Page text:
The period of thousands and thousands of years covered by the Palaeolithic and Neolithic ages is called Prehistoric. Whether the Neolithic people were descendants of the Palaeolithic predecessors is not known for certain.
Although scholars are not unanimous in regarding the Palaeolithic men as the ancestors of the Neolithic men, there is a general agreement that the Neolithic men were the predecessors of the next stage of men who knew the use of metals. However, the transition from use of stone to the use of metals is slow and long-drawn.
There is no doubt that there was an overlapping period when both stone and metals, were used. This is proved by the close resemblance of metallic tools and implements with those made of stone. It must, however, be remembered that use of metals in different parts of India was not uniform. While in Northern India copper was the metal that came to be used after stone, in Southern India iron replaced stone without the intermediate stage of use of copper.
Bronze which is an alloy made of copper and tin was in use in India simultaneously. The Chalcolithic age of India was a period of copper-bronze. Bronze implements of India have been found along with those of copper. Thus in India there was no separate Bronze Age as we find in some of the countries of Europe.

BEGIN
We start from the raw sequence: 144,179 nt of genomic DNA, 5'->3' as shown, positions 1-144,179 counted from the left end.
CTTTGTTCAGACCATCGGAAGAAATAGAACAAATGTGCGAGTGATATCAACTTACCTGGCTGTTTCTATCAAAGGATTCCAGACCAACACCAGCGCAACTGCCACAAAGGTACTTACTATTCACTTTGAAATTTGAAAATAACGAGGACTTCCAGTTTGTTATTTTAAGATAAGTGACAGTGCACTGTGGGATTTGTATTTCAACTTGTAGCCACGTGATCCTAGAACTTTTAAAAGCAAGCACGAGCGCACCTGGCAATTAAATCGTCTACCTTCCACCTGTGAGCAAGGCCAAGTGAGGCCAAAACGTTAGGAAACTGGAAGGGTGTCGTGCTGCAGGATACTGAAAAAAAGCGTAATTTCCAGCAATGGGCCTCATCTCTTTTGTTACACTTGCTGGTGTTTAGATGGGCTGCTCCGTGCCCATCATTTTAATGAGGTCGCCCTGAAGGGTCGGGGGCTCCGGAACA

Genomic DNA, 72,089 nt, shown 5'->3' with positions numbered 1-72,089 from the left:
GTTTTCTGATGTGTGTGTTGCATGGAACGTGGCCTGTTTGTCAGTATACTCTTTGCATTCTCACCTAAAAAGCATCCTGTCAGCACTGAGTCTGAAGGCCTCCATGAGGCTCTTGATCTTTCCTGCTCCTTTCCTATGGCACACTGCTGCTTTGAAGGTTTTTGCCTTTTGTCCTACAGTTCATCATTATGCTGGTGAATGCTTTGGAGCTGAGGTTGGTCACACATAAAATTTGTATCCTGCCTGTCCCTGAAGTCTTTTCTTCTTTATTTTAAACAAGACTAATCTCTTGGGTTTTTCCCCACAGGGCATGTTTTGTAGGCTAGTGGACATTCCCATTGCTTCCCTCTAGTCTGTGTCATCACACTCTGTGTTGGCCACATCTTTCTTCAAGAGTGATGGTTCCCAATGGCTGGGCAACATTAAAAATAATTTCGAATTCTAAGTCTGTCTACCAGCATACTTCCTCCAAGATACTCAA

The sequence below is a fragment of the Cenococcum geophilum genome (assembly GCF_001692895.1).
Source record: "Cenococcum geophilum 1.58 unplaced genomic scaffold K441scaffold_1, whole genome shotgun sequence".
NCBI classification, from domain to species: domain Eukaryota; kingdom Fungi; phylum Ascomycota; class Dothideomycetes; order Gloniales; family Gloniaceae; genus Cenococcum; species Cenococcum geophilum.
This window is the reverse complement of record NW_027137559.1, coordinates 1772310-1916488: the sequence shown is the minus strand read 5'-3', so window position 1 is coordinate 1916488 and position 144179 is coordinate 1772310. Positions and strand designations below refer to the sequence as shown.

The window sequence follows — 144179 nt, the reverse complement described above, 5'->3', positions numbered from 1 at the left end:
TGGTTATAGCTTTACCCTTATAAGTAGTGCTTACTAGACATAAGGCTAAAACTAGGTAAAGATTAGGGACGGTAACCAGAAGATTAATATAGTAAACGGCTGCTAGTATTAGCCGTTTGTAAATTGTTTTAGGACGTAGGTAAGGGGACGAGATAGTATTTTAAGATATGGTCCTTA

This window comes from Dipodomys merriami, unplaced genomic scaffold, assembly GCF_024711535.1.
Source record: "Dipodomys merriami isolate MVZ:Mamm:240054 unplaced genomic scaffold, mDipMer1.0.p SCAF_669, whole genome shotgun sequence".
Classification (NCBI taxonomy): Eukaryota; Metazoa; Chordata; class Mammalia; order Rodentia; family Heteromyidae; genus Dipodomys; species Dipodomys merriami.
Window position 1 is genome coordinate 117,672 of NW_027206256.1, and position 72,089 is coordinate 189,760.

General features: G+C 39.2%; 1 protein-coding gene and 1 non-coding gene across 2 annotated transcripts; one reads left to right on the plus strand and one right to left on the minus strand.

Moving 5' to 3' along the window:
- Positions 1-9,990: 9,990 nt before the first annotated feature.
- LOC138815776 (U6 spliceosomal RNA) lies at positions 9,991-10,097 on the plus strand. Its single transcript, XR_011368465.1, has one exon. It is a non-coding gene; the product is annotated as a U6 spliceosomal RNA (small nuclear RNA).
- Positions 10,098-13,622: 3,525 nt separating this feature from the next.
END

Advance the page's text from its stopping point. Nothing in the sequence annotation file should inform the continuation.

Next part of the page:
It was centuries later that iron appeared as a substitute of copper or bronze in Northern India. The Chalcolithic, Copper-Bronze Age of India produced a splendid civilisation in the Indus Valley which spread in the neighbouring regions.
In different parts of India there was no systematic succession of stone by copper-bronze or copper-bronze by iron. In Southern India use of iron came after the use of stone. In any case there were periods of overlapping in the use of stone, copper, bronze, and iron.
Our only evidence of the transition from copper-bronze age to the Iron Age is the monuments like dolmens, cairns, cromolechs etc. These have been found in wide areas all over India, such as Assam, Bihar, Orissa, Central India, Gujarat and Kashmir. But by far the largest number has been found in south India, in Karnataka and the Deccan. These iron monuments appear to have belonged to both pre-historic and historic periods.